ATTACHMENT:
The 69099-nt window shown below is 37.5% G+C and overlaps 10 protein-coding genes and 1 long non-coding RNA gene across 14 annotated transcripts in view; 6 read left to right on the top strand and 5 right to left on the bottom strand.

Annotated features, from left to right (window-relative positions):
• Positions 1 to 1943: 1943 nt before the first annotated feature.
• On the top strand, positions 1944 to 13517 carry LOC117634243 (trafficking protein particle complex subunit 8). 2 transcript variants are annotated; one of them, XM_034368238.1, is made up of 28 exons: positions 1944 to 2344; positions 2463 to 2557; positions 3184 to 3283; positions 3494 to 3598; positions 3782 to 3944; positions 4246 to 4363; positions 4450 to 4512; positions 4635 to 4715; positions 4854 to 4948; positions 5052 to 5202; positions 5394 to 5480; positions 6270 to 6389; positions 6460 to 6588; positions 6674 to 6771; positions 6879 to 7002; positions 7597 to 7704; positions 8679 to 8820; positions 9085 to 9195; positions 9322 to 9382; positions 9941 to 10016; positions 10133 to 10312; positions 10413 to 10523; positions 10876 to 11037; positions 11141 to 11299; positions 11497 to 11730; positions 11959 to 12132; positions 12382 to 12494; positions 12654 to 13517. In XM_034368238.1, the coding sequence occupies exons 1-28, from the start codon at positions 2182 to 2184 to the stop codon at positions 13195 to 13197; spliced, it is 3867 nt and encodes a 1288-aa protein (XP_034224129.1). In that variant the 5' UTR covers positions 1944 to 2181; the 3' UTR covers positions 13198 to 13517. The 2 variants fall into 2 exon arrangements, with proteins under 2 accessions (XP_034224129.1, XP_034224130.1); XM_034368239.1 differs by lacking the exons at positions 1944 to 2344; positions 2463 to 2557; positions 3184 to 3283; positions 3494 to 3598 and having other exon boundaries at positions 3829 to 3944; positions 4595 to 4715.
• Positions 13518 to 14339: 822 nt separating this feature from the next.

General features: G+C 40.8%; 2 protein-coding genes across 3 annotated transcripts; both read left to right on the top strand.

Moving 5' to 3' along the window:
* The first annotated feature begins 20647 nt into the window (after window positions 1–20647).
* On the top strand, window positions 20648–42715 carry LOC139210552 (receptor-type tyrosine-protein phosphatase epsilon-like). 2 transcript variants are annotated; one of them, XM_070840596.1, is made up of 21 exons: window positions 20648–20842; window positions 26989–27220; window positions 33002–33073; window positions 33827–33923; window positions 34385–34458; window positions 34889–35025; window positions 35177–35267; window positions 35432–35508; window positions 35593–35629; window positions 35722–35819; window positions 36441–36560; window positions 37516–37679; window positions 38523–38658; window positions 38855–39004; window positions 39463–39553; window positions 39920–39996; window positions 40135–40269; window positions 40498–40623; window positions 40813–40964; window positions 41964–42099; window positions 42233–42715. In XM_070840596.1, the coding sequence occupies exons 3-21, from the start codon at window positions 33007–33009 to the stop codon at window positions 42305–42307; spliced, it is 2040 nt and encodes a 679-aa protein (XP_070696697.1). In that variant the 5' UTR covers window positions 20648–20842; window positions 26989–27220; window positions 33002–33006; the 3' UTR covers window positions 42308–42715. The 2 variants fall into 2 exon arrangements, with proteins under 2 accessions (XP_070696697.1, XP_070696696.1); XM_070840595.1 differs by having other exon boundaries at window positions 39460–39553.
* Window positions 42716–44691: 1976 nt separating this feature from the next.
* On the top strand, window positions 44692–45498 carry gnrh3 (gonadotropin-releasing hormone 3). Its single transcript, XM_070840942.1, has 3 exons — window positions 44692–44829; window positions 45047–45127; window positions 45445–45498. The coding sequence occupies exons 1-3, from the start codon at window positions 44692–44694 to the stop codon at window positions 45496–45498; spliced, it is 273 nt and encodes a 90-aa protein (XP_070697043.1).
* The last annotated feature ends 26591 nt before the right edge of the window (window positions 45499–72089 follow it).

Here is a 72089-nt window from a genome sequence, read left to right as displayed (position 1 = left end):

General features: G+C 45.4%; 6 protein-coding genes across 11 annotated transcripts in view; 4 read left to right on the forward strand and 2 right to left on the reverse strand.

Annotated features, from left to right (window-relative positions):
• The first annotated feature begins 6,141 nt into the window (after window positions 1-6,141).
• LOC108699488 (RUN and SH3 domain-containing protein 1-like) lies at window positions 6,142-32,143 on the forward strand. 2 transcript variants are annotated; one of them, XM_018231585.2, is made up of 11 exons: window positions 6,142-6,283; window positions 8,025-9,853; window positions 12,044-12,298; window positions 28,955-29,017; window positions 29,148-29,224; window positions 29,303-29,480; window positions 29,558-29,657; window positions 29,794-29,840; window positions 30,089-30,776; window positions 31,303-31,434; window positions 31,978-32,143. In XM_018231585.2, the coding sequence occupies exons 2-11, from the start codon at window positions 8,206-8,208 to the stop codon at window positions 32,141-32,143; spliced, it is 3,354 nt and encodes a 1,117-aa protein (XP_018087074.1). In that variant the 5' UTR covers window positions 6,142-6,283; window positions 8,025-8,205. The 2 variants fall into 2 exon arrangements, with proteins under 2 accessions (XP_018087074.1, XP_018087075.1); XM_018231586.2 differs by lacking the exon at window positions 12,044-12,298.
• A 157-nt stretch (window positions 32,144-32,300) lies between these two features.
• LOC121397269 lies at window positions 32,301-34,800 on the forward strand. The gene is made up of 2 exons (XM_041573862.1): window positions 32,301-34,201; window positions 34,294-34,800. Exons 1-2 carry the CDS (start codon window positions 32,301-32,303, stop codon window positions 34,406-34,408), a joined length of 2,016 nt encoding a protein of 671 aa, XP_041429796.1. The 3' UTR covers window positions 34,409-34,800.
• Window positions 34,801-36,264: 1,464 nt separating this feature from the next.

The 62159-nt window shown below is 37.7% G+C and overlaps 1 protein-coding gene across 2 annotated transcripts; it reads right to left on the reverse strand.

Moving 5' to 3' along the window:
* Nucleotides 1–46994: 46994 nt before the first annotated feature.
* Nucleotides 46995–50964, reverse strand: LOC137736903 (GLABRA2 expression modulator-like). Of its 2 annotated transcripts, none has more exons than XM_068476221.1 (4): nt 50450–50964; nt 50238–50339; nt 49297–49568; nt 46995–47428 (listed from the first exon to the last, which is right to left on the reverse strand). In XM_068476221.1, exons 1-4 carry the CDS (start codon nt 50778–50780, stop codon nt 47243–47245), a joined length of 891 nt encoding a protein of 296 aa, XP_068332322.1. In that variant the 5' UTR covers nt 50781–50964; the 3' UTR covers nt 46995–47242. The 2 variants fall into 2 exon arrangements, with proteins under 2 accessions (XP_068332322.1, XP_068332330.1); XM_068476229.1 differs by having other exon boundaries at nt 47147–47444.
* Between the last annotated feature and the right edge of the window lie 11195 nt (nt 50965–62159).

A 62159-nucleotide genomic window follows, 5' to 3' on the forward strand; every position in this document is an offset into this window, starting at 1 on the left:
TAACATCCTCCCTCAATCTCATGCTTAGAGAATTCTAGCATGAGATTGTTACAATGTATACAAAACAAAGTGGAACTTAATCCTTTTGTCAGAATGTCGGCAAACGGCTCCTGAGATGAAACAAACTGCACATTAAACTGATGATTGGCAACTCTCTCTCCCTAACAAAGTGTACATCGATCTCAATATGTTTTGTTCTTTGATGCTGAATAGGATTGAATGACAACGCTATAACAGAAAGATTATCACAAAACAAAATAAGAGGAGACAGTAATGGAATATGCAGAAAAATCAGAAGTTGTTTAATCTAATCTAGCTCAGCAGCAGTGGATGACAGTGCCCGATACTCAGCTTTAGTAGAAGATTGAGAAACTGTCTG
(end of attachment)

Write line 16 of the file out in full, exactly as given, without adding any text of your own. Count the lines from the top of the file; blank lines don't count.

• The first annotated feature begins 6,141 nt into the window (after window positions 1-6,141).